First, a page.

Tanguy Quidelleur: There is a kind of disillusionment after putting so much hope into the post-Blaise Campaoré era. In the face of the deteriorating security situation, the lack of economic prospects, there is sometimes nostalgia. Some voters who were basically anti-Campaoré are now wondering if it was worth the effort. The political climate is quite gloomy and there is not much tension over the votes.
When you talk to Burkinabes on the street, you see a form of resignation and the majority of the people have no real hope of change with this election. They are already struggling to cope with daily life. The concerns revolve around the cost of living and access to basic necessities. It is many [internally] displaced people and that the Covid-19 epidemic has affected many activities.
Roch Marc Christian Kaboré has been criticized for the security situation. He is also criticized for relying too much on customer list networks. He has campaigned for the development of infrastructure and roads, especially in areas where jihadist groups operate.
Q24: The choice is made in the middle of an extremely uncertain security situation. Has this affected the campaign?
TQ: During the campaign, it was extremely difficult to ensure the candidates’ security and access to certain areas. Jihadist groups targeted civil servants, civilians, community leaders and religious leaders, which also gave rise to tensions between communities.
The campaign was marked by violence and a climate of fear. The campaign was called off on November 11, when 14 soldiers were killed in an ambush. A Member of Parliament’s vehicle was also aimed a few days earlier and killed the driver.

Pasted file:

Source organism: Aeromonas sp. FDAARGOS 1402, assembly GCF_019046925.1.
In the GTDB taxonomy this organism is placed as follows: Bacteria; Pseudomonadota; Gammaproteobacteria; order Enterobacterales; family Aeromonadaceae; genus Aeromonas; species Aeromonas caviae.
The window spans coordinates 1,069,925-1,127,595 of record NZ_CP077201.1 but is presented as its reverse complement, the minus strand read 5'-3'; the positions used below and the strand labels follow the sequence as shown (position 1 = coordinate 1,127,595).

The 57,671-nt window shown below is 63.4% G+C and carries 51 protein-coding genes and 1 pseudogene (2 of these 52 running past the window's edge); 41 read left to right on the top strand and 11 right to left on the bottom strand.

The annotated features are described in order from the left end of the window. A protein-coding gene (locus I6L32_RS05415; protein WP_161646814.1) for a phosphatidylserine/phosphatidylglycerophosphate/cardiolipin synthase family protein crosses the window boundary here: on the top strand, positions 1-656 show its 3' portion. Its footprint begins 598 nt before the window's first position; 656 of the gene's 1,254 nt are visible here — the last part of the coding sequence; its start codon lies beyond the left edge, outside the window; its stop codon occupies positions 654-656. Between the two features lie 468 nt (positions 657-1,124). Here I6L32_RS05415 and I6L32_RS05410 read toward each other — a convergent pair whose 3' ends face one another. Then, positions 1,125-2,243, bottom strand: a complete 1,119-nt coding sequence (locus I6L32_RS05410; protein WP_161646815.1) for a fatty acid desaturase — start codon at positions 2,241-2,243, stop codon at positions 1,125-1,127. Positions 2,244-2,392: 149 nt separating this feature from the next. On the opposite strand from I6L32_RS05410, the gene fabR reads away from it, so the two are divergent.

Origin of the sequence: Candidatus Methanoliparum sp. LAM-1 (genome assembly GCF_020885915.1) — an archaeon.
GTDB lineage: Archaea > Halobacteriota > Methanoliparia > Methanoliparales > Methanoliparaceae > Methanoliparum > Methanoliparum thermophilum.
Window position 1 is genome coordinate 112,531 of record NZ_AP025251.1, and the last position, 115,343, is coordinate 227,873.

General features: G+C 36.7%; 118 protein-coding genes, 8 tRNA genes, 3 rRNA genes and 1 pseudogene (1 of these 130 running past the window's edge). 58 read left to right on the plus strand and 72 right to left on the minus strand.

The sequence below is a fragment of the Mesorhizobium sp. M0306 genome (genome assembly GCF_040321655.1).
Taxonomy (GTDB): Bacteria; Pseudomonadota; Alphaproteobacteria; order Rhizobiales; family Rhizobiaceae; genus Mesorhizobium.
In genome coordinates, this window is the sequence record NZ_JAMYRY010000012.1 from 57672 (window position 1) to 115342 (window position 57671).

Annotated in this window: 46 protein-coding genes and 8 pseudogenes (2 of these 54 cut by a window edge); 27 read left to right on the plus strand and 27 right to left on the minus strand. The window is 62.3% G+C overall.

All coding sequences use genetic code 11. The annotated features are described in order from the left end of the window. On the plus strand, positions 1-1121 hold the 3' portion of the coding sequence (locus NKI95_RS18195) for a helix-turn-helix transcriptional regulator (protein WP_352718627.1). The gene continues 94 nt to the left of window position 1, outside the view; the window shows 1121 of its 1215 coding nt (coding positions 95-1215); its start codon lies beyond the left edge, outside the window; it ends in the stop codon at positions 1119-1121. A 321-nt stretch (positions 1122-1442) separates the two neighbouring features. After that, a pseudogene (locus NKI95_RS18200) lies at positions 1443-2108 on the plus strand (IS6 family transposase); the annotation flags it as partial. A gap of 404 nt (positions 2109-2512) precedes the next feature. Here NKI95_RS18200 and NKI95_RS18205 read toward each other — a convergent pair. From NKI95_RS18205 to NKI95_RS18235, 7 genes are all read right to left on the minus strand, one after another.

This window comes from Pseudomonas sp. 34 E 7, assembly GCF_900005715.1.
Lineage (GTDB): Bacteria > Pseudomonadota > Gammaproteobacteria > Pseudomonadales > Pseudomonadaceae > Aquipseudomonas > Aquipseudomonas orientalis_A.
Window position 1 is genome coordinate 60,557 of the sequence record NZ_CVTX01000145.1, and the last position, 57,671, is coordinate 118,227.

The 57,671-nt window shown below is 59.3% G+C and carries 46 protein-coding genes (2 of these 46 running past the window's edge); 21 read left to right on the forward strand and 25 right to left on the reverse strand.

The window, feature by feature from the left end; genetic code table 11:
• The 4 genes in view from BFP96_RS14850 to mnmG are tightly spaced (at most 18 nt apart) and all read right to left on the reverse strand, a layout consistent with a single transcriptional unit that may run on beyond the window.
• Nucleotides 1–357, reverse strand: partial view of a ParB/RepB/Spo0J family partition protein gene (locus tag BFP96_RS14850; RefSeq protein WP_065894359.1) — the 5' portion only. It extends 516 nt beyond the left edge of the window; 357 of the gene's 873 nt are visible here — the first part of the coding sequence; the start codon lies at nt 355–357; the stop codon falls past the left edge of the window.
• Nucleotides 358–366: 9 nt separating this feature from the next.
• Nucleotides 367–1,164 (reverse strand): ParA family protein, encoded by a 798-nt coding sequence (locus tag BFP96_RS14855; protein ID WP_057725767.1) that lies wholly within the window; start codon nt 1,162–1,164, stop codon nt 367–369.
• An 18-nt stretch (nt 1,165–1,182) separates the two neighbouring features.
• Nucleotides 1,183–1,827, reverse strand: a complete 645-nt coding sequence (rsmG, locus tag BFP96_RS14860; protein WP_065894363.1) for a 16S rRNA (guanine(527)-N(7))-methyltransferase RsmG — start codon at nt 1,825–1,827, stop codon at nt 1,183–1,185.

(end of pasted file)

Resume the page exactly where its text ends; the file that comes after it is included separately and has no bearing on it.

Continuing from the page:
Q24: Given this context, could it affect turnout on Sunday?
TQ: There will be a gap between city centers – which are well secured and where voters will be able to go to the polls on Sunday – and the countryside where people in many places will not be able to go to the polls. There are also almost one million displaced people living in camps.
To alleviate this situation, an amendment has been made to the Electoral Act: if the election cannot be held in certain polling stations in exceptional cases, it can still be validated.
This means that some of the voters are excluded. People will not feel represented and this raises questions about the legitimacy of the vote.
Q24: The other big issue has been “national reconciliation” after the fall of Blaise Campaoré. Despite his physical absence, is the former president still an inevitable presence?
TQ: The Burkinabe political class was educated and nurtured by Blaise Campaoré. Some political actors do not hesitate to talk about the former head of state’s return to the country as part of what they call “national reconciliation”. This is essentially a strategy to seduce those who are nostalgic for the old regime and to lift CDP votes. This call for return is above all symbolic – it is part of the political game, because in reality the former president will have no choice but to face justice. [if he returns to Burkina Faso]. This return and this “national reconciliation” therefore remains very hypothetical.
This article has been translated from the original into French.